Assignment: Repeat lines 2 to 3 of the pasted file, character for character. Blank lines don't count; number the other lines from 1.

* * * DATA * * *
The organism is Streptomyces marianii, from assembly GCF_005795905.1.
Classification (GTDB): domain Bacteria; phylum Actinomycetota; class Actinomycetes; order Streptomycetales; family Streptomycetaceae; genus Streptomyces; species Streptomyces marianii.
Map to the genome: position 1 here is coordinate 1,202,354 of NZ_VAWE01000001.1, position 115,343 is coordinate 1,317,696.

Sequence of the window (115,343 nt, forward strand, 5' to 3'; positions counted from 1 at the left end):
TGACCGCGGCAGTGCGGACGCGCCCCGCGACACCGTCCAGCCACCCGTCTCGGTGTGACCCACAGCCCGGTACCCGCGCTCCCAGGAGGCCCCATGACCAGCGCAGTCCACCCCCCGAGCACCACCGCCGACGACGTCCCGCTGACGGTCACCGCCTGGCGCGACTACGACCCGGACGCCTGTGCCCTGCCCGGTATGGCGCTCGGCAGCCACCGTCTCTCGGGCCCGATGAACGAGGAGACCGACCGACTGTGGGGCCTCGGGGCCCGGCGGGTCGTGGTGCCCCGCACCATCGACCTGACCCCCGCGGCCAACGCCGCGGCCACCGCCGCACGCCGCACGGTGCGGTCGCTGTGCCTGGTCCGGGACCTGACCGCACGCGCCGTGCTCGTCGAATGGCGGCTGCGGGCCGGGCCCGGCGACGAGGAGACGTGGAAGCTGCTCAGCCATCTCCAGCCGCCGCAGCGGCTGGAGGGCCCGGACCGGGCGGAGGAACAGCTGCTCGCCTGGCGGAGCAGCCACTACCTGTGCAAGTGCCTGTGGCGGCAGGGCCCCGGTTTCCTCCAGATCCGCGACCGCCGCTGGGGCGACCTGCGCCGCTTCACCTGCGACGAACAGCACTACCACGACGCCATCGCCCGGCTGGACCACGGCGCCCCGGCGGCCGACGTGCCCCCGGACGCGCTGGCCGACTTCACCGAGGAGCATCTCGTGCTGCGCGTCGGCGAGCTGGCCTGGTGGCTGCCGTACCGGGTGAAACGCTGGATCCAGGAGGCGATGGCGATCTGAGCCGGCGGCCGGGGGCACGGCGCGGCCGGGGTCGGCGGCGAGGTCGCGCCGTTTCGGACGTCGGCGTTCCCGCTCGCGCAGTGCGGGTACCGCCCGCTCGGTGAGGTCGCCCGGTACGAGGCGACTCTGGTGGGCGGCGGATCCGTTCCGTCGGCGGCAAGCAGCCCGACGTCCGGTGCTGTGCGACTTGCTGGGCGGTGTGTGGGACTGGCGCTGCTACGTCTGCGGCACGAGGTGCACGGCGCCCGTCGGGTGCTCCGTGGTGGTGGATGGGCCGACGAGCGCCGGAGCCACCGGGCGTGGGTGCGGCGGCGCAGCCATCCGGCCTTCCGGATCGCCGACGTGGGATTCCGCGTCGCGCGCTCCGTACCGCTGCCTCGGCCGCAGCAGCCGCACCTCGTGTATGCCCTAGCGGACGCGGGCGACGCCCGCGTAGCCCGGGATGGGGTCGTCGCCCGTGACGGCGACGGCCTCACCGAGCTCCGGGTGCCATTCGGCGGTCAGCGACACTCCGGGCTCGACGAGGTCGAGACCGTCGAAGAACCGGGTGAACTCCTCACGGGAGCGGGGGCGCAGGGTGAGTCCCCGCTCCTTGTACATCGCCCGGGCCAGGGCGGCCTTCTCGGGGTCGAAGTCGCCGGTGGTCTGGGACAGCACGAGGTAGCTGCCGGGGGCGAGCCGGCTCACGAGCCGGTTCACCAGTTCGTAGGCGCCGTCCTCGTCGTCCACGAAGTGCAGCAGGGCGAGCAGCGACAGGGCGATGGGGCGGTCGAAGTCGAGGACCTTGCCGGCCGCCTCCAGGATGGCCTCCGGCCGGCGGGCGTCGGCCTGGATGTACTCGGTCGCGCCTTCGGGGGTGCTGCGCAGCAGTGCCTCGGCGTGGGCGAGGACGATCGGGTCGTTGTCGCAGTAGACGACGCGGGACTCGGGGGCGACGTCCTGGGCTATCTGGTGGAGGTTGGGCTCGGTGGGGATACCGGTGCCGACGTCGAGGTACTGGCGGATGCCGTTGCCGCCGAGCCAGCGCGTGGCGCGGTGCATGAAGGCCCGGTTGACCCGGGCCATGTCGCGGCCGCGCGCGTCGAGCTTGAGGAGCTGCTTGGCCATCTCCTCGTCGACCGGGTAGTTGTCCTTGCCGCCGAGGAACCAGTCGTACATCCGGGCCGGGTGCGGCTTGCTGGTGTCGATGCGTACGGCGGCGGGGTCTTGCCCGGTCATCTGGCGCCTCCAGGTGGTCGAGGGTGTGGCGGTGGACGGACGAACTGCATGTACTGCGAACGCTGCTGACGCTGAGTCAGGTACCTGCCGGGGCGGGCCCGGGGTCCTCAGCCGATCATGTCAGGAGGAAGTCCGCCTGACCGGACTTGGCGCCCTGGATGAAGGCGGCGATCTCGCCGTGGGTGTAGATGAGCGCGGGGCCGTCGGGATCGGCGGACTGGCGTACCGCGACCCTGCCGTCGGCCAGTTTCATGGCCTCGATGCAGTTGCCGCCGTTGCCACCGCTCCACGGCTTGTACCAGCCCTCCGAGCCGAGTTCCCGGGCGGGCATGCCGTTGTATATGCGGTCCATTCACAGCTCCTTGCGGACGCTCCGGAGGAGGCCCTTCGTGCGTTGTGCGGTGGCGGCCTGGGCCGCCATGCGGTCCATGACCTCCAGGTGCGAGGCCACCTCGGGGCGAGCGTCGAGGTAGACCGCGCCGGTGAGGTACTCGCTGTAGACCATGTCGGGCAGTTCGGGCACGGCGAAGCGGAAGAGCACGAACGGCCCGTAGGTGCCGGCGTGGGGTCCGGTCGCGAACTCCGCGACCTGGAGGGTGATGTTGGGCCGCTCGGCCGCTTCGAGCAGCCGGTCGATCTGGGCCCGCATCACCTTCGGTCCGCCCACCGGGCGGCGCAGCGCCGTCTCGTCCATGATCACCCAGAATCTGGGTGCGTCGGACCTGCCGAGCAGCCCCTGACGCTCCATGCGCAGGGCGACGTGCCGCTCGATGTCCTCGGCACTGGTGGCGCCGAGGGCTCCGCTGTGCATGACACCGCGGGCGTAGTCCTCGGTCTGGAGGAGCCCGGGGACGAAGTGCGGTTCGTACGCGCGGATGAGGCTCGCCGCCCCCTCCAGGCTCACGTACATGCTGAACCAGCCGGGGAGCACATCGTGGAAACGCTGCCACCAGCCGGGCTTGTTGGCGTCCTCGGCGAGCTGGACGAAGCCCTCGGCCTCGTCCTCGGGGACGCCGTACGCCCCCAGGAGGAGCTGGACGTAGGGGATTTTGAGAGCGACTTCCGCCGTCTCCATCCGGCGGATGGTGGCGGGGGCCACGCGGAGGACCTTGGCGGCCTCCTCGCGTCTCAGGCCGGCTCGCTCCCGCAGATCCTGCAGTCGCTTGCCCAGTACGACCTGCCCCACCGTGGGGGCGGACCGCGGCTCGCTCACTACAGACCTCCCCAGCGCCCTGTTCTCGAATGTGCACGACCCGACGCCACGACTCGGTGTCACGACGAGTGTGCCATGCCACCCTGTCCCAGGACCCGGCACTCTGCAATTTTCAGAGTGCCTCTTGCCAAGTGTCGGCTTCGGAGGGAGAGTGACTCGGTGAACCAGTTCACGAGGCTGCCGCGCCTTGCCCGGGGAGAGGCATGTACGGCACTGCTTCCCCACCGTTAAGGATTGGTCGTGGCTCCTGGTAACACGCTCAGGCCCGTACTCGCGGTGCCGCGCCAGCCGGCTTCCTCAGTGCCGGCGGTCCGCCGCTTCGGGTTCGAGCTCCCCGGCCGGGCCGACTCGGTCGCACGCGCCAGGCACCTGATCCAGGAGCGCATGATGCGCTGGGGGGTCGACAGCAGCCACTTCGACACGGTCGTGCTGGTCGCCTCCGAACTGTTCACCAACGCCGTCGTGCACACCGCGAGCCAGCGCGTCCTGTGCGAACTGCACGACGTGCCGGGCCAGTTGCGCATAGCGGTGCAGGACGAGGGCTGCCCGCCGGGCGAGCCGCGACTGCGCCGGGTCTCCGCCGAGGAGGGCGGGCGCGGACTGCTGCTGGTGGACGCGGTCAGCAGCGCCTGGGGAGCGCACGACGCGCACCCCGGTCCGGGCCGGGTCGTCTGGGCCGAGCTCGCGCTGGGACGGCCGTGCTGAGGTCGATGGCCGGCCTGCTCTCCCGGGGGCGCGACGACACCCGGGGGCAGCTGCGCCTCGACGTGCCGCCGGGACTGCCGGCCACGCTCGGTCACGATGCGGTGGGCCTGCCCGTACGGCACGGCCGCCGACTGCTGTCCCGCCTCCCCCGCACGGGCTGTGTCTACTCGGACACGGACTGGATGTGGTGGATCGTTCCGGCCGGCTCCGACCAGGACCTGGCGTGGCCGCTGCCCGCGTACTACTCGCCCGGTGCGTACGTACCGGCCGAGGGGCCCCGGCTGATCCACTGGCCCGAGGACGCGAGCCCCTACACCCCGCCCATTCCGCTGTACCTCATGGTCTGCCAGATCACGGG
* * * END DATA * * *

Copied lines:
Classification (GTDB): domain Bacteria; phylum Actinomycetota; class Actinomycetes; order Streptomycetales; family Streptomycetaceae; genus Streptomyces; species Streptomyces marianii.
Map to the genome: position 1 here is coordinate 1,202,354 of NZ_VAWE01000001.1, position 115,343 is coordinate 1,317,696.